The development of radiation-based medical technologies, nuclear energy, and the ambitions of space exploration have greatly increased the incidence of human radiation exposure over the past decades. Given their exceptional radiation attenuating properties, lead-based materials have predominantly been used as the preferred shielding material for personnel and equipment. However, the toxicity and heavy weight of lead-based materials gives rise to the need for safer, lightweight materials with comparable shielding capacities.
Bismuth is one such candidate element to replace lead due to its high atomic number and much lower toxicity. Homogeneous dispersion of bismuth nanoparticles can be achieved by utilizing the matrix of a polymer composite. Additionally, polymer composites offer diverse properties such as flexibility, chemical and thermal stability, and low mass.1-3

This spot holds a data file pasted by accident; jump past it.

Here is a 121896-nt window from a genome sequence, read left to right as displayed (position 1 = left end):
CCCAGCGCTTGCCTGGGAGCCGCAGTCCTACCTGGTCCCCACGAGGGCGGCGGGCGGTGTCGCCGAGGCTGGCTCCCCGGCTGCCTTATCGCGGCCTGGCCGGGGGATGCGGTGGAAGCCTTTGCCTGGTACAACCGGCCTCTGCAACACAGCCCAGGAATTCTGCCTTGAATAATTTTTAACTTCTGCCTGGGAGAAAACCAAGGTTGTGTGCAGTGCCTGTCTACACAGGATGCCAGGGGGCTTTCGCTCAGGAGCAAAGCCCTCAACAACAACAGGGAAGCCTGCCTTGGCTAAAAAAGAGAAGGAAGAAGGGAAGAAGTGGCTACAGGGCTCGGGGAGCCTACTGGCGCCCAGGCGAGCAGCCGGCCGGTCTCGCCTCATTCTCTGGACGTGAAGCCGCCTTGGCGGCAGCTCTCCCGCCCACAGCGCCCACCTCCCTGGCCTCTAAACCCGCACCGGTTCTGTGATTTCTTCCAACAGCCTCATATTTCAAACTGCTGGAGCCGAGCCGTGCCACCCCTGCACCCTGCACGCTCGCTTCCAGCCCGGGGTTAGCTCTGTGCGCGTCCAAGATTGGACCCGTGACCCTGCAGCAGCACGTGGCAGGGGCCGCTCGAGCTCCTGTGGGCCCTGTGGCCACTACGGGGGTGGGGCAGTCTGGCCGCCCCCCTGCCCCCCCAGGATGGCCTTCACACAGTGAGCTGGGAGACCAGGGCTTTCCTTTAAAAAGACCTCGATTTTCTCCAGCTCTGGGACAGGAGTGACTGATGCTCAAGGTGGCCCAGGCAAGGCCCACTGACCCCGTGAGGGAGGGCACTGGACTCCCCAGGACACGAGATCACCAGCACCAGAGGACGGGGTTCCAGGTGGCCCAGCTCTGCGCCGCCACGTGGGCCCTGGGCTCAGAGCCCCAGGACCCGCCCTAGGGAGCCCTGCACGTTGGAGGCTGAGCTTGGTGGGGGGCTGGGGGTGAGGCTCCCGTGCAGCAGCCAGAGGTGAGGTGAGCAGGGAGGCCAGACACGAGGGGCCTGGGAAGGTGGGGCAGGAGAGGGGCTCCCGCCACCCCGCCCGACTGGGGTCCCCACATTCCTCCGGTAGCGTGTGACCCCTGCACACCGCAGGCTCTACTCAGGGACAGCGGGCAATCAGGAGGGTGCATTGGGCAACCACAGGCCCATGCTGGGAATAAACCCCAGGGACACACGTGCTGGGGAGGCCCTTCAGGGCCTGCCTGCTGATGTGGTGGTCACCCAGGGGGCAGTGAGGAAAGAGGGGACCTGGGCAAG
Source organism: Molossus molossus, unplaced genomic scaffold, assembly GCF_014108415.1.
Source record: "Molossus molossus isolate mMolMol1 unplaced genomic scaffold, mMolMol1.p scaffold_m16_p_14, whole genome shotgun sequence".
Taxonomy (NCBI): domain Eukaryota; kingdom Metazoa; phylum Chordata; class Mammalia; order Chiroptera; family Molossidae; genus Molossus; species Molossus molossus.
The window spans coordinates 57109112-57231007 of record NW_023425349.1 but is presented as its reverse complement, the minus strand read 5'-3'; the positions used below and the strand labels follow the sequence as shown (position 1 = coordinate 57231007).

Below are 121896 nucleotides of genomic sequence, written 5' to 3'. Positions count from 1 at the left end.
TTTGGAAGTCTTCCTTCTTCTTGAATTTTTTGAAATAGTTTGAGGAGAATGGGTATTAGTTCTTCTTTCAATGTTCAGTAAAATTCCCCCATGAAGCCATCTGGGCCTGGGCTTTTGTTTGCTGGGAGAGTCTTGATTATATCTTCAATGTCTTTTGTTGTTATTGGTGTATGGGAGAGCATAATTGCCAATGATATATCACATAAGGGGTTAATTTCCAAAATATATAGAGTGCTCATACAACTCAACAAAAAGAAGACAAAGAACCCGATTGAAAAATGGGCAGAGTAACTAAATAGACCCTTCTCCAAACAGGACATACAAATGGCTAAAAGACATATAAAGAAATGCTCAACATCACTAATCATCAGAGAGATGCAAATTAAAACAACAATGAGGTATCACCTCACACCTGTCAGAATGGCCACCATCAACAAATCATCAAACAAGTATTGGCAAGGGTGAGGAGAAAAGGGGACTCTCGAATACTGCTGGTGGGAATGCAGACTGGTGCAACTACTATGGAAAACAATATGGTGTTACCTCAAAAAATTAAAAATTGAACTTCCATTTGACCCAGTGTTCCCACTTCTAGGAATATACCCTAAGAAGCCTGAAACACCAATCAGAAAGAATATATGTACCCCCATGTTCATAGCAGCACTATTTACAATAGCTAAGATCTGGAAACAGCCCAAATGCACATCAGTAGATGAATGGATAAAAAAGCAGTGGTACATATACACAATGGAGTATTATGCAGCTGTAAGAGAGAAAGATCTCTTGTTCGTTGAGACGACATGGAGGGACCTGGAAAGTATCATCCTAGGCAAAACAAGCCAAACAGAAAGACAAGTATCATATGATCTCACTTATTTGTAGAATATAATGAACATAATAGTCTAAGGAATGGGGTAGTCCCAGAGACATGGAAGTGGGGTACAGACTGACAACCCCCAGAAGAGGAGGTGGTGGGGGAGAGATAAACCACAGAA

This seminar will discuss the development of new, bismuth nanoparticle incorporated composites as a suitable replacement for lead-based radiation attenuation materials. First, the presentation will evaluate the attenuation ability of bismuth metal nanoparticles bound to cellulose nanofibers in a polydimethylsiloxane (PDMS) matrix.1 Next, bismuth titanate nanoparticles dispersed in epoxy resin will be discussed and compared to lead sheets.2 Then, a new polycarbonate composite embedded with bismuth oxide will be reviewed for shielding from commonly employed medical radiation sources.3 Lastly, the merits of incorporating bismuth nanoparticles into natural leather composite will also be addressed for the purposes of flexible personal protective equipment.4
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